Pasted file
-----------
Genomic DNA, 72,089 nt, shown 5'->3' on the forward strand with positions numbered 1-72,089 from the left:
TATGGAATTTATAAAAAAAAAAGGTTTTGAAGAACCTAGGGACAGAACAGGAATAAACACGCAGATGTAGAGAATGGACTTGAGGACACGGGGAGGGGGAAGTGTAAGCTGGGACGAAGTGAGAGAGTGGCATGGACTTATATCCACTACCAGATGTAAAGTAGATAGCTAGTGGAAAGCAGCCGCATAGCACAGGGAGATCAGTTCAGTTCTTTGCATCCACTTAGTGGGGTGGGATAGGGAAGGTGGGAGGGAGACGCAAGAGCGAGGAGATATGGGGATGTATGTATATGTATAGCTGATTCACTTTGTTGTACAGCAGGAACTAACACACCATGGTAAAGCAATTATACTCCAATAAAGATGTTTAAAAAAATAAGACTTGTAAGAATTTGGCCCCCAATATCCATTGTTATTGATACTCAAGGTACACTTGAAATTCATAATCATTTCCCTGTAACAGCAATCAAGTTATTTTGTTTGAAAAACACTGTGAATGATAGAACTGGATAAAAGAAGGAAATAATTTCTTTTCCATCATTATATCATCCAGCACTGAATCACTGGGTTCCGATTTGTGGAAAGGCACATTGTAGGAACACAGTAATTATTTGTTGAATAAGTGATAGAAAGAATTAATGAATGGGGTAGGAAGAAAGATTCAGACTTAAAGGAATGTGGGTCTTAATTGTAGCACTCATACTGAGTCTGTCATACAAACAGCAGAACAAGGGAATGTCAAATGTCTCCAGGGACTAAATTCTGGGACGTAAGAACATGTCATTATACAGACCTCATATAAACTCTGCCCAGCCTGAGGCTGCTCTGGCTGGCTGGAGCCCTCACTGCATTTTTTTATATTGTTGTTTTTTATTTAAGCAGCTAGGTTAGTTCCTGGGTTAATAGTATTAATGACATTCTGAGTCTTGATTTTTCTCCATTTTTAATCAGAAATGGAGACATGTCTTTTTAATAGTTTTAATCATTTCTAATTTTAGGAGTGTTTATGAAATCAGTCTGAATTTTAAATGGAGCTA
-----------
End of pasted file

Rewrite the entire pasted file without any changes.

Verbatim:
Genomic DNA, 72,089 nt, shown 5'->3' on the forward strand with positions numbered 1-72,089 from the left:
TATGGAATTTATAAAAAAAAAAGGTTTTGAAGAACCTAGGGACAGAACAGGAATAAACACGCAGATGTAGAGAATGGACTTGAGGACACGGGGAGGGGGAAGTGTAAGCTGGGACGAAGTGAGAGAGTGGCATGGACTTATATCCACTACCAGATGTAAAGTAGATAGCTAGTGGAAAGCAGCCGCATAGCACAGGGAGATCAGTTCAGTTCTTTGCATCCACTTAGTGGGGTGGGATAGGGAAGGTGGGAGGGAGACGCAAGAGCGAGGAGATATGGGGATGTATGTATATGTATAGCTGATTCACTTTGTTGTACAGCAGGAACTAACACACCATGGTAAAGCAATTATACTCCAATAAAGATGTTTAAAAAAATAAGACTTGTAAGAATTTGGCCCCCAATATCCATTGTTATTGATACTCAAGGTACACTTGAAATTCATAATCATTTCCCTGTAACAGCAATCAAGTTATTTTGTTTGAAAAACACTGTGAATGATAGAACTGGATAAAAGAAGGAAATAATTTCTTTTCCATCATTATATCATCCAGCACTGAATCACTGGGTTCCGATTTGTGGAAAGGCACATTGTAGGAACACAGTAATTATTTGTTGAATAAGTGATAGAAAGAATTAATGAATGGGGTAGGAAGAAAGATTCAGACTTAAAGGAATGTGGGTCTTAATTGTAGCACTCATACTGAGTCTGTCATACAAACAGCAGAACAAGGGAATGTCAAATGTCTCCAGGGACTAAATTCTGGGACGTAAGAACATGTCATTATACAGACCTCATATAAACTCTGCCCAGCCTGAGGCTGCTCTGGCTGGCTGGAGCCCTCACTGCATTTTTTTATATTGTTGTTTTTTATTTAAGCAGCTAGGTTAGTTCCTGGGTTAATAGTATTAATGACATTCTGAGTCTTGATTTTTCTCCATTTTTAATCAGAAATGGAGACATGTCTTTTTAATAGTTTTAATCATTTCTAATTTTAGGAGTGTTTATGAAATCAGTCTGAATTTTAAATGGAGCTA